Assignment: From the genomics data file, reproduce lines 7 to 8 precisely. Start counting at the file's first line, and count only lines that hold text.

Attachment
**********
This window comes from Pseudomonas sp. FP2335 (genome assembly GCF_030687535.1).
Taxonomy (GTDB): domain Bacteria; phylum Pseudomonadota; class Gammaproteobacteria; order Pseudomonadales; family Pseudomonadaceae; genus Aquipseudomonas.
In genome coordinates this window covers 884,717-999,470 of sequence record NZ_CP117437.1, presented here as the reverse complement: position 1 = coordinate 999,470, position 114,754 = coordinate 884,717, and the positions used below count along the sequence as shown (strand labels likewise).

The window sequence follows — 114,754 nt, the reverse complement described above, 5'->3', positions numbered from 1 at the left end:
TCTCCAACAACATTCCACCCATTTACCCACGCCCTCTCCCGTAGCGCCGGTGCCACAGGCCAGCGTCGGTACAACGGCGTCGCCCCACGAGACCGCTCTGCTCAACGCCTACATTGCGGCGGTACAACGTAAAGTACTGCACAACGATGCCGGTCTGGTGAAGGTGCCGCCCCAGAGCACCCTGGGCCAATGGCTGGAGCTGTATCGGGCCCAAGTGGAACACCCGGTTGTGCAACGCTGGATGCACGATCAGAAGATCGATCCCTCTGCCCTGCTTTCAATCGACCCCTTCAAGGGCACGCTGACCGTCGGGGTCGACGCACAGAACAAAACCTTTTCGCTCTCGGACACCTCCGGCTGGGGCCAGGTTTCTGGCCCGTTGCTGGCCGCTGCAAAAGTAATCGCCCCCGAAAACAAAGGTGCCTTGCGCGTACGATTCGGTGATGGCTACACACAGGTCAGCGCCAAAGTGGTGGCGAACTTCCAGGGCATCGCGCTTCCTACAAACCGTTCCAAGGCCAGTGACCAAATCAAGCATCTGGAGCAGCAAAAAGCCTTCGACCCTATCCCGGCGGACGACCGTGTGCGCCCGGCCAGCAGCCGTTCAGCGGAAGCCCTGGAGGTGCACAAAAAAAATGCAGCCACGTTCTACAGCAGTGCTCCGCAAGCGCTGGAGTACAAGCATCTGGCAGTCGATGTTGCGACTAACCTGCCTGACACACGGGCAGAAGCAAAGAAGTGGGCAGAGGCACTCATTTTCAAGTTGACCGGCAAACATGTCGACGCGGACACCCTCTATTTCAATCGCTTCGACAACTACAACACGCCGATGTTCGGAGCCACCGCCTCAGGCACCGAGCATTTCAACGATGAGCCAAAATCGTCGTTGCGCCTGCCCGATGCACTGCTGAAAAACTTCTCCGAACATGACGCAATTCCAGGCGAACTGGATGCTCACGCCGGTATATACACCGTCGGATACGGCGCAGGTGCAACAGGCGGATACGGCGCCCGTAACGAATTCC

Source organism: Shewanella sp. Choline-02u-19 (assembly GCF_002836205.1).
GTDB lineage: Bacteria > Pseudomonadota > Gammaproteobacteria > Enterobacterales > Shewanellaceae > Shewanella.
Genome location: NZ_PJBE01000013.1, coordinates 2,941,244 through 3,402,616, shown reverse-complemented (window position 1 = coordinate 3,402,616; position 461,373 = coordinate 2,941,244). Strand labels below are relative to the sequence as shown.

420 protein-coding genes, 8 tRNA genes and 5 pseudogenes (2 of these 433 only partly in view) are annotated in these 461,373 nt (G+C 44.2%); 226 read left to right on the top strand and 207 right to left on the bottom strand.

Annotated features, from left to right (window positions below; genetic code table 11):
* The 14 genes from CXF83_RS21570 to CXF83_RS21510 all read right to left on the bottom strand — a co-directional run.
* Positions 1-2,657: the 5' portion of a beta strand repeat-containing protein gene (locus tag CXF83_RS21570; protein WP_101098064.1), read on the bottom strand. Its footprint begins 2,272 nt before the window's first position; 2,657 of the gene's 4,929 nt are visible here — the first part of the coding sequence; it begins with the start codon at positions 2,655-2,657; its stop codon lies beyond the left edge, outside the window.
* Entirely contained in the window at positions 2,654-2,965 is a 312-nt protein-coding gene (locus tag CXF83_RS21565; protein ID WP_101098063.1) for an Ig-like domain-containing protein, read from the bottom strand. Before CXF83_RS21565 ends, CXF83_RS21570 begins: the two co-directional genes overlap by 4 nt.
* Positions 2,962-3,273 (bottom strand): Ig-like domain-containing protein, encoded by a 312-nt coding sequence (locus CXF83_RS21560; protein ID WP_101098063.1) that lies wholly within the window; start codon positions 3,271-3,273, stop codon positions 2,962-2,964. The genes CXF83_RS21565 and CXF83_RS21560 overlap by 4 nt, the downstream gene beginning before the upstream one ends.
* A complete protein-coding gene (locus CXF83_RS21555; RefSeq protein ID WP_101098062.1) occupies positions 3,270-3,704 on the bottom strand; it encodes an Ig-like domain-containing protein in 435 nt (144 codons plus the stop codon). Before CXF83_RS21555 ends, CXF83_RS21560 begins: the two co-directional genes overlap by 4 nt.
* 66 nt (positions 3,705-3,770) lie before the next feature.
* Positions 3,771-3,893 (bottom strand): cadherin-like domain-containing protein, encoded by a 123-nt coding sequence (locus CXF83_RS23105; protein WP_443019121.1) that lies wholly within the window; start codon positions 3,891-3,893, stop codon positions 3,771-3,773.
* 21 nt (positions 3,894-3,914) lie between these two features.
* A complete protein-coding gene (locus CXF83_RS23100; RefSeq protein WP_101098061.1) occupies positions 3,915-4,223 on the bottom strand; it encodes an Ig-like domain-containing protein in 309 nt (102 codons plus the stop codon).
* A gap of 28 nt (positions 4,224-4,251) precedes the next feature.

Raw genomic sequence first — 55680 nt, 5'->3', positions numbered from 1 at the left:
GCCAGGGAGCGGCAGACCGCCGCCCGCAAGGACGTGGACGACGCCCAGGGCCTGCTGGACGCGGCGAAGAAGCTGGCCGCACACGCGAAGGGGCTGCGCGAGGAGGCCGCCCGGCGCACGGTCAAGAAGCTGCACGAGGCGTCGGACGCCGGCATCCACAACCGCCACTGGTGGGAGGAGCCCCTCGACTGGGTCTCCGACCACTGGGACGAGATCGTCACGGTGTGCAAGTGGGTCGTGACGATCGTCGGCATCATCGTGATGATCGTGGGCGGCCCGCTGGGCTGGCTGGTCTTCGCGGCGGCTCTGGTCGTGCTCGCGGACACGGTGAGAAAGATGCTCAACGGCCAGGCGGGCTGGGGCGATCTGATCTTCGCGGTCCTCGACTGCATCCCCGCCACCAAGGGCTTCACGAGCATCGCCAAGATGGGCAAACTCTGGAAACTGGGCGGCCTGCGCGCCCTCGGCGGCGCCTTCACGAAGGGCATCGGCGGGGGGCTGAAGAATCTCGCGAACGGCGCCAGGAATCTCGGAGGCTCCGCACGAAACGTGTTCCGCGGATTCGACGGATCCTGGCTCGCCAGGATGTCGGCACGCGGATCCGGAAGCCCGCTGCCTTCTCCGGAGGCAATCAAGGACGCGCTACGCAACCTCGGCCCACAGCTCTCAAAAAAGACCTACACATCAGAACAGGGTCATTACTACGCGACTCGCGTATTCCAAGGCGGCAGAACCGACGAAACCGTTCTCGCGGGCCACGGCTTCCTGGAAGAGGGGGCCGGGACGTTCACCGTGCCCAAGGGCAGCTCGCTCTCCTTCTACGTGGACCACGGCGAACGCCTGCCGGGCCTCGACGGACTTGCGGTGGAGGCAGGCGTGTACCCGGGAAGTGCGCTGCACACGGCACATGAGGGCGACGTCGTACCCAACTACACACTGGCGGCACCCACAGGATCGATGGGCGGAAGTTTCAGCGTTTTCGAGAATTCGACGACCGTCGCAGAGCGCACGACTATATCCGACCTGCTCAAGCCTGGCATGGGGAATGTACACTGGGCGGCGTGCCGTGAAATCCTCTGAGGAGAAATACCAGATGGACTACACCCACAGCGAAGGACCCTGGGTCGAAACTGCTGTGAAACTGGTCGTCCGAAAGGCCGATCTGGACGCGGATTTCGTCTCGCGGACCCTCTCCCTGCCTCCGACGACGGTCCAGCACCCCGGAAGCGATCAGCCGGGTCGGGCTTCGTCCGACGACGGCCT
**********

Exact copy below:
GTDB lineage: Bacteria > Pseudomonadota > Gammaproteobacteria > Enterobacterales > Shewanellaceae > Shewanella.
Genome location: NZ_PJBE01000013.1, coordinates 2,941,244 through 3,402,616, shown reverse-complemented (window position 1 = coordinate 3,402,616; position 461,373 = coordinate 2,941,244). Strand labels below are relative to the sequence as shown.